6 top tips for travelling with friends
An incredible £6.4 trillion is spent in the travel and tourism sector every year, and increasingly large numbers of those travellers are now going solo. For many people, travelling solo is a rite of passage, a way to learn self-reliance – a memory of resourcefulness to look back on with pride. Meanwhile, others are unsure about travelling alone (especially when they don’t have much experience) and that’s understandable. So planning a big trip with a friend or group of friends is equally common, and can lead to shared journeys and destinations every bit as rich as those when it’s just you and the trail. But spending so much time together – in sometimes difficult circumstances – brings challenges of its own, so read on for some common-sense tips to travel together in (mostly) perfect harmony.
A good group
The first decision is an obvious one – who to travel with? And the first thing to recognise is that there are some people you might love dearly but who you couldn’t possibly be around all the time. Because out on the road, you might not get breaks from each other (or at least as many as you need).
At the same time, the very best travelling groups will include people with different tastes and motivations – because that’s what will get you out of your comfort zone and push you in directions you wouldn’t have considered if they weren’t there.
That said, to make sure these range of goals don’t cause conflict, it’s incredibly important to make a plan before setting off. Research has shown that millennials, in particular, are travelling more spontaneously – but building a (rough) itinerary together will ensure none of you are stuck on a path you wouldn’t have chosen.
Now, sometimes, this planning might reveal such big differences in aims for the trip that you call off travelling together – but it’s much better to do this at home, rather than on the road.
Factor in time apart
Being realistic, it’s very rare to find someone you want to be around all day, every day, for weeks on end. And so, be ready to respect each other’s preferences – there’s no rule saying you can’t head off to different destinations (or different corners of the same destination) for a few hours (or more) along the way.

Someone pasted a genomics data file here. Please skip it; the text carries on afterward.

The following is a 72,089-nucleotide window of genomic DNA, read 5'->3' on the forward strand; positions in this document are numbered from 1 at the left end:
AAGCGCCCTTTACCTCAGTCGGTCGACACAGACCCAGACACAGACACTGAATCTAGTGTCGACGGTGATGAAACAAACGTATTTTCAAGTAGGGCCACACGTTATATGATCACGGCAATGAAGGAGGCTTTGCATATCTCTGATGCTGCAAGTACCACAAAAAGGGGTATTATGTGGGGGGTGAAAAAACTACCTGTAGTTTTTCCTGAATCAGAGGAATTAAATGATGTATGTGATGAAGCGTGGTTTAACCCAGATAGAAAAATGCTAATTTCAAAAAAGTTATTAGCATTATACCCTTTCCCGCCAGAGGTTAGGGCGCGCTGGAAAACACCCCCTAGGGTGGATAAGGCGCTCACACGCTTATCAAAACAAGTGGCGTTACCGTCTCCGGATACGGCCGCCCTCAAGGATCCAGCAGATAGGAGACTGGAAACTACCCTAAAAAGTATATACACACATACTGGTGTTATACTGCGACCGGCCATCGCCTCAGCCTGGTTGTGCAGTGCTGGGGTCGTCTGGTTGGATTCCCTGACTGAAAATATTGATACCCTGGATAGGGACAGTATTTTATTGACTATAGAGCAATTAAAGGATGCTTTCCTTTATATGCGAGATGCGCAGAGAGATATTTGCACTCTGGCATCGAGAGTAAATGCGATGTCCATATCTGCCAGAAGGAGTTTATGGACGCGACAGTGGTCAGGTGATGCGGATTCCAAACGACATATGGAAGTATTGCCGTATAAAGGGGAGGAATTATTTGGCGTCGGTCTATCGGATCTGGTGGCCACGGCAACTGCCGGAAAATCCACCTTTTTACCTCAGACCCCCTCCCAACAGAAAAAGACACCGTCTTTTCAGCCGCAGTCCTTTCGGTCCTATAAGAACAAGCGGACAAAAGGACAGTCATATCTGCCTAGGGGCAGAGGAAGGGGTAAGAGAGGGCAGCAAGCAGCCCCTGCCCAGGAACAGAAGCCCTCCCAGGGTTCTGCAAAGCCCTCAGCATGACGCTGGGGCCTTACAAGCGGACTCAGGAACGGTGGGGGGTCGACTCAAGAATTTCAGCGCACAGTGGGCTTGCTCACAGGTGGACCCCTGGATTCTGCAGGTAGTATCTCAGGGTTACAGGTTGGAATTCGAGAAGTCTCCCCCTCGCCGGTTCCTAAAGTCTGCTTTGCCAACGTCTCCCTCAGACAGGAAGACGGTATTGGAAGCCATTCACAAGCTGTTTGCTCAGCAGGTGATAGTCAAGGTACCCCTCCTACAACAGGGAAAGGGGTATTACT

Talk over big changes
No matter how careful you are, sometimes plans have to change – may be due to the weather, or because a destination is not what you expected. Whatever the reason, the key to change without conflict is always communication.
Because you’re friends, you should be able to openly express what you want to do instead and why – and then listen to their opinion. Often, one can convince the other. Or, the two of you can work out some compromise. Failing that, there’s also the option of splitting up temporarily.
Another potential source of arguments is who does what, and this one can grow more serious the longer it’s allowed to fester. Luckily, the solution is simple – sharing boring tasks travel sometimes demands between you is an important way to stay in harmony. As is making sure everyone pays a fair amount of shared costs.
Leave arguments where they happened
It’s hugely unlikely you can manage a journey of a decent length without a blow-up or two along the way. But it’s not the end of the world.
Spend some time apart to cool down, then remember – your friendship is more important than the details of this holiday. So find a compromise, have a hug and move on (literally). You’ll be able to laugh about the silly argument you had in the middle of nowhere when you’re back home.
Watch out for the bubble
One of the lesser perils of travelling in a pack is that it can isolate you from other travellers or locals. Indeed, this may be your preference, but most journeys are as memorable for who we met along the way as where we ended up. And so, it’s gently suggested that – despite having company – you still make an effort to speak to strangers. It’s always best to return home with more friends than you started off with.